Addressing the pensions pot gender gap


author: Lyn Ford, Chartered Financial Planner

In a report by Aegon looking at the gender pension gap, there is both good and bad news regarding the size of the average pension pot held by people in the UK. The good news is that for many years the average amount has remained steady at around £30,000, but this has now leapt to £50,000 in Spring 2017. The bad news is that there is a significant difference in levels of savings between the genders. Men save on average £73,600 to retirement, whereas women only manage a third of this amount at £24,900.

Difference between men’s and women’s average pension pots
Year Men Women
Spring 2015 £41,300 £16,700
Spring 2016 £49,200 £20,400
Spring 2017 £73,600 £24,900>

Source: Aegon

The table above clearly illustrates the scale of the pension gender gap and Aegon stated that this difference between average pot sizes for men and women could be down to recent auto-enrolment, in that more women than men are being newly subscribed to a workplace pension, and that they are at a more modest level of saving.

I think this is partially the case, because women employed in lower-paid jobs (both full- and part-time) are now saving for retirement under the mandatory legislation, whereas they previously would have been less inclined to contribute on a voluntary basis. In addition to this, I believe that many women’s pension savings are negatively impacted by leaving the working environment for extended periods of time, or completely in some cases.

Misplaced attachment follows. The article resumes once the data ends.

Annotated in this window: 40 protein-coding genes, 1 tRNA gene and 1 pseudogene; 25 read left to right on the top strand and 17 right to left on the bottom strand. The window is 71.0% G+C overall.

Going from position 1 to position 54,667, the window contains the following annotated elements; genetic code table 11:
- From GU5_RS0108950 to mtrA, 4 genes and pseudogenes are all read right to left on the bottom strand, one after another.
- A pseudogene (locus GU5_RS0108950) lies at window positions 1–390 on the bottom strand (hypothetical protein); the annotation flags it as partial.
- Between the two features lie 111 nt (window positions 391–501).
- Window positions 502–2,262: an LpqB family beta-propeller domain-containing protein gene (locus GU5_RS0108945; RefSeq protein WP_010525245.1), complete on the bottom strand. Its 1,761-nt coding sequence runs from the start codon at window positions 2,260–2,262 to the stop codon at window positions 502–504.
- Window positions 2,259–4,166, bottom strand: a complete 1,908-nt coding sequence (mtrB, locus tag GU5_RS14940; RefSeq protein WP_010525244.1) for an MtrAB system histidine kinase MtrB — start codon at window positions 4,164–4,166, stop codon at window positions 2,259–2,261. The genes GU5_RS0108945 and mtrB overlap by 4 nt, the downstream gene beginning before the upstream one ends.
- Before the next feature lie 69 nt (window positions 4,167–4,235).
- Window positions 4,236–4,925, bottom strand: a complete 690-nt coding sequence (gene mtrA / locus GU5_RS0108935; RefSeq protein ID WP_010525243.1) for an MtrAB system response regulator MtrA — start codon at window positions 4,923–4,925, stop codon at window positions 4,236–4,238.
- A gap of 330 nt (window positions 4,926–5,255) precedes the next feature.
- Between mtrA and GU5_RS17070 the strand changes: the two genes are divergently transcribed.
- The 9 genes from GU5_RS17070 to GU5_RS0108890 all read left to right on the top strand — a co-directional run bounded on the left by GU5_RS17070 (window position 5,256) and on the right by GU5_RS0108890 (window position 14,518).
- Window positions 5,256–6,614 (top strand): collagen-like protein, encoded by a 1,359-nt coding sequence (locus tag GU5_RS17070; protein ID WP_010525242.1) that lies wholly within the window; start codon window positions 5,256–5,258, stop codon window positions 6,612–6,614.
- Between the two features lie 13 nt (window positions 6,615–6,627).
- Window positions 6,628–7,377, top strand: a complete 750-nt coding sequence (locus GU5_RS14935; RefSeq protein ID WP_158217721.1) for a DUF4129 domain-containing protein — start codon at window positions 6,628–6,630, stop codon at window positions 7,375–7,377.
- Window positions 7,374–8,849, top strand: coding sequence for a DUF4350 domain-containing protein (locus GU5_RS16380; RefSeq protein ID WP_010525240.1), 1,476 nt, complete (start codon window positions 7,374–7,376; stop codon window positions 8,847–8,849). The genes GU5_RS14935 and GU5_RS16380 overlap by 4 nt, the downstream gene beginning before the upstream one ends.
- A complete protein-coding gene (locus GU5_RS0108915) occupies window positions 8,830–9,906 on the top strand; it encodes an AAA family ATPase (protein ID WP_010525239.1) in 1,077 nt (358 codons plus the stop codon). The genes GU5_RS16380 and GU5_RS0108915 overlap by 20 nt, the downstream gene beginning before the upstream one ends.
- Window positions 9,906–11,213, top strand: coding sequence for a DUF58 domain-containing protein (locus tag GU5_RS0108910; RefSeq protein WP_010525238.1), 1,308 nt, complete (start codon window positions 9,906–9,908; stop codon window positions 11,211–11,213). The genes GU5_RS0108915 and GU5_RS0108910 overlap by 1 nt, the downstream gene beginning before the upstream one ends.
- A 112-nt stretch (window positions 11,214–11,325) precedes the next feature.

Take action now to save more for your pension

I believe the important thing for women to do is change this situation now. Not only should women consider saving more to provide more adequately for their retirement in their own right, but they should also be aware that having a larger retirement fund presents clear benefits to those in a partnership.

Couples can benefit from maximising tax efficiency at retirement if both parties can use the whole of their nil rate band allowance. If it’s not possible to save more, then at least being more tax efficient could boost the end result.

So how can women go about changing the end result? Reviewing their overall pension contributions, both individually or collectively within a partnership, could identify how to improve pension outcomes. A professional pensions expert will be able to help those seeking to improve their situation.